Set in contemporary China,The Cremator is a daring and compelling drama about a cremator’s life. Cao, in his fifties, works in a remote crematorium. Outwardly he is an ordinary cremation worker, but he secretly runs a sideline business as a ‘ghost matchmaker’. Taking advantage of his work, Caoconducts a clandestine trade in ghost wives; he conceals women’s bodies which are brought in with no-name and, together with his partner Xie, sells them to make a profit. When Cao is diagnosed with lung cancer he doesn’t want to leave the world with his biggest regret -he is still single. So he selects a “ghost wife” for himself among those nameless women’s corpses. He conceals the body from Xie and plans to be buried together with his ‘bride’ after his death. When Cao prepares to take the nameless woman’s corpse home, he is suddenly confronted by Chen Xiangju, the dead woman’s young sister, who has come to crematorium in search of her sister. When Chen Xiangju discovers her sister is dead and will become the “ghost wife” of Cao, she finds herself in the midst of a morbid dilemma.
This film is based on real news coverage. In rural areas of several provinces in northern China, including Shandong, Hebei and Shanxi, the custom of ‘Ghost Marriages’ lingers on and has become more sophisticated. However, finding a ‘ghost wife’ is not easy. The practice of pouring a handful of soil into an empty coffin is used to represent a ‘ghost wife’accompanying the dead bachelor, but in recent year people are no longer content to use such symbolic methods. The once symbolic ‘ghost wife’ has gradually, over the years, become as real woman – a dead woman’s body. This surging demand boosts the market of stealing and selling corpses. Driven by financial gain, a number of professional ‘ghost matchmakers’ have setup business. As the custom gains in popularity, dealing in ‘corpse brides’ appears lucrative indeed.
2012 Cross Road (In Development)
2012 The Cremator
2009 Floating in Memory
2007 Little Moth
37th Toronto International Film Festival
(Contemporary World Cinema)
17th Busan International Film Festival
(A Window on Asian Cinema)
49th Taipei Golden Horse International Film Festival
36th Göteborg international film festival
37th Hong Kong International Film Festival
9th CIFF China Independent Film Festival,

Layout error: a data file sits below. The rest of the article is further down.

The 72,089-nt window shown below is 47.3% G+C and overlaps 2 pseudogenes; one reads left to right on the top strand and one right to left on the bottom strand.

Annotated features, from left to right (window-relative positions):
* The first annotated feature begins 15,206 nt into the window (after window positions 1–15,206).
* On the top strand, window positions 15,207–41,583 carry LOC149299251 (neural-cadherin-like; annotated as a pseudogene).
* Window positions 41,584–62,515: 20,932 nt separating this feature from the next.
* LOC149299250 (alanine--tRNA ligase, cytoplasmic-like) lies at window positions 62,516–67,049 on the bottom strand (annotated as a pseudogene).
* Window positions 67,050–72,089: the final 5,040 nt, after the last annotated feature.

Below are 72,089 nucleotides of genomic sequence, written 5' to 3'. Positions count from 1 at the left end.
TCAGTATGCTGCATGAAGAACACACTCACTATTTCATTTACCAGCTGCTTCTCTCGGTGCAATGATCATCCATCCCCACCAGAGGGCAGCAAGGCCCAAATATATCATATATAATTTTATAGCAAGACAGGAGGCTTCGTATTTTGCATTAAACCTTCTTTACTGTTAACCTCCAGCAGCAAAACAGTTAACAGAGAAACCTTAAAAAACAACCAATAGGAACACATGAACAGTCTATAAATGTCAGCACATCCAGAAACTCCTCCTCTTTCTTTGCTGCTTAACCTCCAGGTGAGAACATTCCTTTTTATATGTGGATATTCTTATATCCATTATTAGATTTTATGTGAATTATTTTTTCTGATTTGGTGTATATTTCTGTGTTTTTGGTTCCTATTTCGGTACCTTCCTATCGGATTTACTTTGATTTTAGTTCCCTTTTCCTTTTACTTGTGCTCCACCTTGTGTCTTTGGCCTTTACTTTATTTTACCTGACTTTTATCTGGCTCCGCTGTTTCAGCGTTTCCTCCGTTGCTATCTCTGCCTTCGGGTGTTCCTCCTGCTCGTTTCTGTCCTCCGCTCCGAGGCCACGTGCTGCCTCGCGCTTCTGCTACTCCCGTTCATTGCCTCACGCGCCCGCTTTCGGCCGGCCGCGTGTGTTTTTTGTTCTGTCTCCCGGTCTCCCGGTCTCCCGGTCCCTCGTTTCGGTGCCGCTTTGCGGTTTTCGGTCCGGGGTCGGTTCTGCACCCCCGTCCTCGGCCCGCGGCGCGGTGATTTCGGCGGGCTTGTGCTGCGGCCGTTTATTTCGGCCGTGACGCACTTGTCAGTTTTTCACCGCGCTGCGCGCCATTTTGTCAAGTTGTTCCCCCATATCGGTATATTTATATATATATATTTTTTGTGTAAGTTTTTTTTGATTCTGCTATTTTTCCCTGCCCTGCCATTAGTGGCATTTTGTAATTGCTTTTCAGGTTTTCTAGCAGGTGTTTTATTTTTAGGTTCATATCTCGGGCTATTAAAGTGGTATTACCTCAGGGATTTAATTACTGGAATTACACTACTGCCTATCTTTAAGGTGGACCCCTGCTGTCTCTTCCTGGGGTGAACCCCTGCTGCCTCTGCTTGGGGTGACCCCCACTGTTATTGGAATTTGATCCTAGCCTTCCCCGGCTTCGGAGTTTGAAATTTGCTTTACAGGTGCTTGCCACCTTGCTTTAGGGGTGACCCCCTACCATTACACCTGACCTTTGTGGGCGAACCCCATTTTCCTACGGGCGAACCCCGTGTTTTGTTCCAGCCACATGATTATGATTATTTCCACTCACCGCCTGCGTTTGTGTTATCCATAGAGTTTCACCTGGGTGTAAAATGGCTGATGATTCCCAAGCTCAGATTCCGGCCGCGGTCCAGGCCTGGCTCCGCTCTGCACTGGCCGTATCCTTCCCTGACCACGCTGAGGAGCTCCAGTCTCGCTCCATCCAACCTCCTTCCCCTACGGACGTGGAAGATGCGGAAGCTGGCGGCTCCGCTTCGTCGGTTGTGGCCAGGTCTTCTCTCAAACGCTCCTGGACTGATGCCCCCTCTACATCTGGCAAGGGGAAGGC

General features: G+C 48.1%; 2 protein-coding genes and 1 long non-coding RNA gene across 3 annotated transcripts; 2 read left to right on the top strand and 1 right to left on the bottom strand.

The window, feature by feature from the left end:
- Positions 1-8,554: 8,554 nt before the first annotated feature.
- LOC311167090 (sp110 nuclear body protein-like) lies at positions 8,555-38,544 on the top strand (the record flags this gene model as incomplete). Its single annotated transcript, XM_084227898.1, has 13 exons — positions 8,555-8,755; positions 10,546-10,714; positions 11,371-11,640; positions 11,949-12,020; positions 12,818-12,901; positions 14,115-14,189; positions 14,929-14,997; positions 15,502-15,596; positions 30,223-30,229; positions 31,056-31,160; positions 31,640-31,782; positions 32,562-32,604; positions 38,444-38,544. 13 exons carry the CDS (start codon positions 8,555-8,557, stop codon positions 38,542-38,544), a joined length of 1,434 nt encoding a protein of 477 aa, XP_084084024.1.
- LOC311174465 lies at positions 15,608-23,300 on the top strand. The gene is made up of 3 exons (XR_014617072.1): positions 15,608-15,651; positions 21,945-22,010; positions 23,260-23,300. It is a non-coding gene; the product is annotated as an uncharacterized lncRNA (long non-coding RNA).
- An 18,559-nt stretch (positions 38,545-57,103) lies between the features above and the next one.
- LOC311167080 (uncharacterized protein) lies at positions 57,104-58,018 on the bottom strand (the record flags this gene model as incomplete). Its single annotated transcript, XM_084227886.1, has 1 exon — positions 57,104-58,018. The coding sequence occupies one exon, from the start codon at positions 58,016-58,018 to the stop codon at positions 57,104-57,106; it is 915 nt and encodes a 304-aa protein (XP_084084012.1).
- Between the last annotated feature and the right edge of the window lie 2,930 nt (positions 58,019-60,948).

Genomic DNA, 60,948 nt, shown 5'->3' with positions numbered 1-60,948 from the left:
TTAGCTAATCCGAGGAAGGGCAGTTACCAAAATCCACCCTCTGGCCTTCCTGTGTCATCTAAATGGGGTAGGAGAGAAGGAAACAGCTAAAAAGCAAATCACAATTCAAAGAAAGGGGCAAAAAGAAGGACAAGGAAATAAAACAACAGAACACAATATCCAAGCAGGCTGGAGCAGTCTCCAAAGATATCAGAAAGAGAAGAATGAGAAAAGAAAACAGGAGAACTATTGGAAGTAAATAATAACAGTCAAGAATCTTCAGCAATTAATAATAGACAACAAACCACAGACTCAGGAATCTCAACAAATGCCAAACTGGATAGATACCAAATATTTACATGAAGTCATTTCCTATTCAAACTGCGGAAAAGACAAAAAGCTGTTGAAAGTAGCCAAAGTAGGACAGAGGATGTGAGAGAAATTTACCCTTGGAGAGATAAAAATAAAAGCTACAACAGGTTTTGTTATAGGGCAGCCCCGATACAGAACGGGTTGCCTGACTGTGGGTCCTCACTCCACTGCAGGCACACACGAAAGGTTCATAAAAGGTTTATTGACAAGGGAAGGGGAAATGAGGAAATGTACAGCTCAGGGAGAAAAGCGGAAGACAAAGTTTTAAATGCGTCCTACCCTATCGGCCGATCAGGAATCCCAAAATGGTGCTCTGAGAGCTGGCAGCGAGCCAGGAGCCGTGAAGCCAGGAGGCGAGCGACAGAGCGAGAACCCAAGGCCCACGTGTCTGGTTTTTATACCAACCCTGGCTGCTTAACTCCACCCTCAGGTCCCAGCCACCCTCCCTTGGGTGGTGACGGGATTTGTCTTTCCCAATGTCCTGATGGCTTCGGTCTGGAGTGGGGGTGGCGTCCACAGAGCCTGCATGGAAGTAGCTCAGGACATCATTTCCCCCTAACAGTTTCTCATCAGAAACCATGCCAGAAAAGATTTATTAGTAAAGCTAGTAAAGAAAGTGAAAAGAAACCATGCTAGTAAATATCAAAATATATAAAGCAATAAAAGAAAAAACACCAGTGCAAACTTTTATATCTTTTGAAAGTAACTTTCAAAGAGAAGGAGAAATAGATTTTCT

The Jury Award
A graduated from the Beijing Film Academy, Peng Tao wrote and directed his first feature film Little Moth in 2007. It has been screened at more than 50 international film festivals and received 15 international awards, including the NETPAC Award at the 60th Locarno International Film Festival, the Golden Pyramid Award in the International Competition for Feature Digital Films section at the 31st Cairo International Film Festival and the Silver Digital Award in the Asian Digital Competition section at the 32nd Hong Kong International Film Festival.
His second feature, Floating in Memory, was developed in 2009 with the assistance of the Sundance Institute Feature Film Program. It was produced with financial support of the Hubert Bals Fund and was screened in theVPRO Tiger Awards Competition at the 38th Rotterdam International Film Festival.
His latest film,The Cremator, had its world premiere at the Toronto International Film Festival in 2012. It was also screened at the Busan International Film Festival, Taipei Golden Horse Film Festival and the Hong Kong International Film Festival.
Of course, this is not a documentary film of this emergent underworld. The material has been cut across and restructured. Real life is fancied and sublimated into art. The film takes these event as its inspiration and as an opening for a realistic portrayal of the plight of the contemporary China’s under class. It is a film about their stories, their ideas and their world. This bitter-sweet tale reflects some aspects of the living conditions and mental outlook of those struggling to make end meet in contemporary China.